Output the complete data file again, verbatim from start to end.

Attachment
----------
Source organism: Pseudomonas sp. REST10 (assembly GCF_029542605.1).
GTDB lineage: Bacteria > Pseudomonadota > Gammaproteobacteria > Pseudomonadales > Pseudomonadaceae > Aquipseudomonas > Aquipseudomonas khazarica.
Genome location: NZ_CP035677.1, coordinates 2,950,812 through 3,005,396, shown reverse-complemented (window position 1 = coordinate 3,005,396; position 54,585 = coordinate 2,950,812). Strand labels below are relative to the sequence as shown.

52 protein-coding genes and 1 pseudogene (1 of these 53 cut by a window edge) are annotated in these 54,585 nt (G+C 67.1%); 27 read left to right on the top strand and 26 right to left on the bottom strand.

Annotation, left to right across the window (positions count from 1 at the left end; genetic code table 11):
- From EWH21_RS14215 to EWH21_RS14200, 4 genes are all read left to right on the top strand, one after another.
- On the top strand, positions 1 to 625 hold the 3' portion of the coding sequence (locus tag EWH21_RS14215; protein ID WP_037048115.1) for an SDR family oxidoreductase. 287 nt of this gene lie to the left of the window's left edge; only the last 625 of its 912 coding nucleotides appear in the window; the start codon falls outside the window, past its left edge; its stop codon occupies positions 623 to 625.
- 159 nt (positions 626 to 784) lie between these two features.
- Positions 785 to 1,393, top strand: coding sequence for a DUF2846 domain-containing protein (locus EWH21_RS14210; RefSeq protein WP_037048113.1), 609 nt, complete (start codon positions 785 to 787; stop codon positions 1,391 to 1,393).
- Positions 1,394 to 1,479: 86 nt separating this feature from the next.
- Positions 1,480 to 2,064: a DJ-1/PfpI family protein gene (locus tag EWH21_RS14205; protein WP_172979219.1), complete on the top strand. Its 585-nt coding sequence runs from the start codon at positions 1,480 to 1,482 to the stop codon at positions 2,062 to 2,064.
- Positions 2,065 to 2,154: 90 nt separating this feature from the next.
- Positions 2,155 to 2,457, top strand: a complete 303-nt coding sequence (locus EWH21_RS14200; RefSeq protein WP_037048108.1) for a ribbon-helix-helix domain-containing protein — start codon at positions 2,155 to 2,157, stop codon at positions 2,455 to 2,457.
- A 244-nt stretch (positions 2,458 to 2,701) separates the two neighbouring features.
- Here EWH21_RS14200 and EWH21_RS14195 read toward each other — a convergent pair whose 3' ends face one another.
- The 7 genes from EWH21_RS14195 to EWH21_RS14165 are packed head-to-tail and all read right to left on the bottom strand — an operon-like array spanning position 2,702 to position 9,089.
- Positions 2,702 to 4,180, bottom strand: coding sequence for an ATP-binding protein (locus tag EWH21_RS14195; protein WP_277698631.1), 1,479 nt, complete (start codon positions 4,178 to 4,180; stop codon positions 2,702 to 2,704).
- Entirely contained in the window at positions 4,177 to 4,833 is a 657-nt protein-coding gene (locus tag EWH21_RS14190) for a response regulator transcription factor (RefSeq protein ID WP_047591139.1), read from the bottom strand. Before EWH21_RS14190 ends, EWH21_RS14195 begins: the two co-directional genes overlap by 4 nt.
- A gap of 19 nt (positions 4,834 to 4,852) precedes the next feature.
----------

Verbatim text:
Source organism: Pseudomonas sp. REST10 (assembly GCF_029542605.1).
GTDB lineage: Bacteria > Pseudomonadota > Gammaproteobacteria > Pseudomonadales > Pseudomonadaceae > Aquipseudomonas > Aquipseudomonas khazarica.
Genome location: NZ_CP035677.1, coordinates 2,950,812 through 3,005,396, shown reverse-complemented (window position 1 = coordinate 3,005,396; position 54,585 = coordinate 2,950,812). Strand labels below are relative to the sequence as shown.

52 protein-coding genes and 1 pseudogene (1 of these 53 cut by a window edge) are annotated in these 54,585 nt (G+C 67.1%); 27 read left to right on the top strand and 26 right to left on the bottom strand.

Annotation, left to right across the window (positions count from 1 at the left end; genetic code table 11):
- From EWH21_RS14215 to EWH21_RS14200, 4 genes are all read left to right on the top strand, one after another.
- On the top strand, positions 1 to 625 hold the 3' portion of the coding sequence (locus tag EWH21_RS14215; protein ID WP_037048115.1) for an SDR family oxidoreductase. 287 nt of this gene lie to the left of the window's left edge; only the last 625 of its 912 coding nucleotides appear in the window; the start codon falls outside the window, past its left edge; its stop codon occupies positions 623 to 625.
- 159 nt (positions 626 to 784) lie between these two features.
- Positions 785 to 1,393, top strand: coding sequence for a DUF2846 domain-containing protein (locus EWH21_RS14210; RefSeq protein WP_037048113.1), 609 nt, complete (start codon positions 785 to 787; stop codon positions 1,391 to 1,393).
- Positions 1,394 to 1,479: 86 nt separating this feature from the next.
- Positions 1,480 to 2,064: a DJ-1/PfpI family protein gene (locus tag EWH21_RS14205; protein WP_172979219.1), complete on the top strand. Its 585-nt coding sequence runs from the start codon at positions 1,480 to 1,482 to the stop codon at positions 2,062 to 2,064.
- Positions 2,065 to 2,154: 90 nt separating this feature from the next.
- Positions 2,155 to 2,457, top strand: a complete 303-nt coding sequence (locus EWH21_RS14200; RefSeq protein WP_037048108.1) for a ribbon-helix-helix domain-containing protein — start codon at positions 2,155 to 2,157, stop codon at positions 2,455 to 2,457.
- A 244-nt stretch (positions 2,458 to 2,701) separates the two neighbouring features.
- Here EWH21_RS14200 and EWH21_RS14195 read toward each other — a convergent pair whose 3' ends face one another.
- The 7 genes from EWH21_RS14195 to EWH21_RS14165 are packed head-to-tail and all read right to left on the bottom strand — an operon-like array spanning position 2,702 to position 9,089.
- Positions 2,702 to 4,180, bottom strand: coding sequence for an ATP-binding protein (locus tag EWH21_RS14195; protein WP_277698631.1), 1,479 nt, complete (start codon positions 4,178 to 4,180; stop codon positions 2,702 to 2,704).
- Entirely contained in the window at positions 4,177 to 4,833 is a 657-nt protein-coding gene (locus tag EWH21_RS14190) for a response regulator transcription factor (RefSeq protein ID WP_047591139.1), read from the bottom strand. Before EWH21_RS14190 ends, EWH21_RS14195 begins: the two co-directional genes overlap by 4 nt.
- A gap of 19 nt (positions 4,834 to 4,852) precedes the next feature.